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A close look at the India-Mauritius Comprehensive Economic Cooperation and Partnership Agreement (CECPA)

By Arvin Halkhoree

On 22 February 2021, Mauritius and India signed a Comprehensive Economic Cooperation and Partnership Agreement (CECPA) during the visit of India’s Minister of External Affairs Dr Subrahmanyam Jaishankar to Mauritius. The CECPA came into operation on 1 April 2021. Talks between Mauritius and India for the signature of a CECPA started back in 2015 but was suspended pending renegotiation of the Mauritius-India Double Taxation Avoidance Agreement. There was a study which was commissioned as far back as 2005 to identify several areas of investments and that study showed that a CECPA would lay down the road map for encouraging Indian investments in Mauritius and joint investments in the region.

This is the first trade agreement signed by India with an African country. The CECPA aims to provide the institutional mechanism that will encourage and improve trade in goods and well as trade in services, and economic cooperation between the two countries, which already share cultural and historical links. It comes as a timely boost for the revival of economy, post the pandemic, both for Mauritius and India. India can leverage on the core competencies, and strategic location of Mauritius besides its vast network of multilateral and regional trade agreements to open up to new horizons.

The CECPA either reduces or eliminates duties on several products. In fact, Mauritius exporters will benefit from preferential access to India’s market and tariff concessions for 310 products, ranging from sugar to apparel, and from beer to rum. Similarly, Indian businesses will be allowed to expand within the Mauritius market with preferential access for 615 products which include fresh fruits, and medical equipment. They can further use Mauritius as a stepping stone to tap into the African continent and help Mauritius become the hub of Africa. Besides the non-tariff measures, the Mauritius-India CECPA covers a broad range of measures for trade in goods and services, including trade facilitation, technical regulations, customs procedures, and rules of origin to name but a few. Exporters would obtain certificates of origin from their authorized agency to avail themselves of the preferential benefits under the CECPA. The certificate of origin can be applied for online through the common digital platform which the Indian Directorate General of Foreign Trade has put in place.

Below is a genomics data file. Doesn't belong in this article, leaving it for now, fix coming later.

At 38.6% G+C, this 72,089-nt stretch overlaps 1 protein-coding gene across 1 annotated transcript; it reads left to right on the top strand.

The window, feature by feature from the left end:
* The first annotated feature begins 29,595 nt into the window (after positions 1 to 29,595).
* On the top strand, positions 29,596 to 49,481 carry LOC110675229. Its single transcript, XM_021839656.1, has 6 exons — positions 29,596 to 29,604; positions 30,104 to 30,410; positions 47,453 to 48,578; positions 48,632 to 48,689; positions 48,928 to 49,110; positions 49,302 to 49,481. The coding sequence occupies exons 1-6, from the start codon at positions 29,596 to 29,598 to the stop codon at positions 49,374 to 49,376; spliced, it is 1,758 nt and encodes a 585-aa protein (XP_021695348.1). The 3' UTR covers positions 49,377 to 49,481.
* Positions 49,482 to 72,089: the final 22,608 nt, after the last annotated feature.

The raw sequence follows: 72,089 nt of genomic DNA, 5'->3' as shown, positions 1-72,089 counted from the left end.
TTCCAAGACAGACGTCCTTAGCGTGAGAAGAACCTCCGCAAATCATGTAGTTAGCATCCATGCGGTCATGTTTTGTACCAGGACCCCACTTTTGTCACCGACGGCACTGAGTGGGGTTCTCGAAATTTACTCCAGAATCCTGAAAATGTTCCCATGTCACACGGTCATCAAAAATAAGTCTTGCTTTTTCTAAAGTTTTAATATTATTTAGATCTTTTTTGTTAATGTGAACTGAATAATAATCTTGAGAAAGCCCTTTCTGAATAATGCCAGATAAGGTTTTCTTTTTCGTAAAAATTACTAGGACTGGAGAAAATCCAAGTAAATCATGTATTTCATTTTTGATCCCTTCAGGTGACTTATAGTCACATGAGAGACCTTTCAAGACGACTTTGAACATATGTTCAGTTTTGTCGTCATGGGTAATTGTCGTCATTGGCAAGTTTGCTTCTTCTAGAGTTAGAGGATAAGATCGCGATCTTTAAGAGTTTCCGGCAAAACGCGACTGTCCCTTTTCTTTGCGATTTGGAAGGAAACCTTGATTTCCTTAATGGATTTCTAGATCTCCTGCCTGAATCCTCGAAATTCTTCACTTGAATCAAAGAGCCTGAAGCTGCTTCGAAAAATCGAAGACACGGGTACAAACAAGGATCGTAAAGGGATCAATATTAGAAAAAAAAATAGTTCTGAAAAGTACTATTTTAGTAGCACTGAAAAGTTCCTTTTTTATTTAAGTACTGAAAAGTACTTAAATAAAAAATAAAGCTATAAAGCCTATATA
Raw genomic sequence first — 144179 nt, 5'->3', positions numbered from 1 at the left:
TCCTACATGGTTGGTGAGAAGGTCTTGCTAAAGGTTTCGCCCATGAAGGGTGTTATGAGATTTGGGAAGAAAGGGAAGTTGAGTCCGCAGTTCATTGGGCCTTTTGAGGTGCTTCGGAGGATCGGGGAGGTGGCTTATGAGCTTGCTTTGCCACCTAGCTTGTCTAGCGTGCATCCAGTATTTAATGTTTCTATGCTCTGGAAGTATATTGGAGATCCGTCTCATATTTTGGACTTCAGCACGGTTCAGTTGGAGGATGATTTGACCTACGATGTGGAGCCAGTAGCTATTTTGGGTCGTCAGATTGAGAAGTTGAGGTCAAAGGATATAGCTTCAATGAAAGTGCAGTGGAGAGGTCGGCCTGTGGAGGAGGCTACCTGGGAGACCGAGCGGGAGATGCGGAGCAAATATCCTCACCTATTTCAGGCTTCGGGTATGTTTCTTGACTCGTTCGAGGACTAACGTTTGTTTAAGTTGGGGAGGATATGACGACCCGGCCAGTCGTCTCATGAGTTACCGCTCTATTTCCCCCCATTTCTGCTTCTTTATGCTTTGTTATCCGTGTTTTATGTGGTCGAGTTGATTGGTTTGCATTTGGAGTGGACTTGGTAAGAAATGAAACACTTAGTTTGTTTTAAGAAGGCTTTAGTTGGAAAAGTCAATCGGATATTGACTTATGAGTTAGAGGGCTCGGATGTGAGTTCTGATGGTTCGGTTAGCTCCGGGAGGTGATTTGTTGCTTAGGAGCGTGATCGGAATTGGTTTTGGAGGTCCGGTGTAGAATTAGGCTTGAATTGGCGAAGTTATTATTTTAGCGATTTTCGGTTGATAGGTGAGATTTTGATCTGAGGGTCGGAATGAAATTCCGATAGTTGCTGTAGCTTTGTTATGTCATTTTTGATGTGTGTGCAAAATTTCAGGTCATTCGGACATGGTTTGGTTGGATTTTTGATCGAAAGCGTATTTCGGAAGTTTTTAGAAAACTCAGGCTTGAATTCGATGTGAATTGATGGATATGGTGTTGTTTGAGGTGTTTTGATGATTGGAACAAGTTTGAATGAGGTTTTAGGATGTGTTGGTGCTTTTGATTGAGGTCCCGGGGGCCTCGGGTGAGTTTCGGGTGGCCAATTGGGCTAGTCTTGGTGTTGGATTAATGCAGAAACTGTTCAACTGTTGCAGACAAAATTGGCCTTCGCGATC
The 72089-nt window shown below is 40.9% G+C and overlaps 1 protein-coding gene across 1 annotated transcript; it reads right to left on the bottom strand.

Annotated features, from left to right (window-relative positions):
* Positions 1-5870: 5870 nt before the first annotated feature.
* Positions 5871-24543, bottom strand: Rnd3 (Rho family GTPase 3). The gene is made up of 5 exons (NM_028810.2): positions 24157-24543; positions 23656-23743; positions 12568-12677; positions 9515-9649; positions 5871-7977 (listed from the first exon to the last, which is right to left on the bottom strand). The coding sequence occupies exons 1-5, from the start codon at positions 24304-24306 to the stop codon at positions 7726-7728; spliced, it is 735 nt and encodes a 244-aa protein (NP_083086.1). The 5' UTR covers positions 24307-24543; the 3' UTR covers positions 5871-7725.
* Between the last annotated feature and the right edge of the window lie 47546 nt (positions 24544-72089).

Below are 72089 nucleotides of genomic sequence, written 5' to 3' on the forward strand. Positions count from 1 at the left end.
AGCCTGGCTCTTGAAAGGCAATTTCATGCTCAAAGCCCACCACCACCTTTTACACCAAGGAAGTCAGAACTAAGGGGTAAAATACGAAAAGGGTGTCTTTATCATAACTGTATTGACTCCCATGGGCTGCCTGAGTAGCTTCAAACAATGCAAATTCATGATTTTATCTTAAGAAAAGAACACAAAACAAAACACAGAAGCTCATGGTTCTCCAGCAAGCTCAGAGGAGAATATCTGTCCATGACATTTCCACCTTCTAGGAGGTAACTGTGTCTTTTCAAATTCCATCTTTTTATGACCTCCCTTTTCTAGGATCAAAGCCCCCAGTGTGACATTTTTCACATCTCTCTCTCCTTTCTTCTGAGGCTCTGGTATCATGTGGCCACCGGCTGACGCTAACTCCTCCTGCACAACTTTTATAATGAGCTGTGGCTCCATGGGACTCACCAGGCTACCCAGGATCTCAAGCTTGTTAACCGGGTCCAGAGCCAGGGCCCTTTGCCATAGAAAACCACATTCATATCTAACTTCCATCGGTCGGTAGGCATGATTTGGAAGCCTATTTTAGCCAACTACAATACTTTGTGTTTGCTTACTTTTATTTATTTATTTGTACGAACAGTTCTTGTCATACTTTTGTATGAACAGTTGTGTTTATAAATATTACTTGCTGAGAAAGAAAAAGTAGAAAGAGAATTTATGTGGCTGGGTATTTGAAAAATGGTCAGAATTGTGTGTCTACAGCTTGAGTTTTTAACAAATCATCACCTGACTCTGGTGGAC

The services sector accounts to over 75% of the Mauritian GDP and Indian investments in the services sector would provide a further impetus to this sector. The CECPA liberalizes norms to boost the dynamism of services trade. Indian service providers will have access to around 115 subsectors which include professional services, computer related services, research and development, telecommunications, and yoga. Besides, Indian companies could benefit by leveraging on the bilingual or even multilingual prowess of Mauritius to service both francophone and anglophone Africa.

The CECPA is an important milestone in the trade and economic relationship between India and Mauritius. Furthermore, India and Mauritius jointly have a unique strategic opportunity to explore new horizons an strengthen regional commercial ties in the Indian Ocean region and mainland Africa. Both countries have embarked on a new avenue of bilateral cooperation which will undoubtedly further consolidate the already strong ties between India and Mauritius.

This article was published in the Business Magazine on 09.06.2021.

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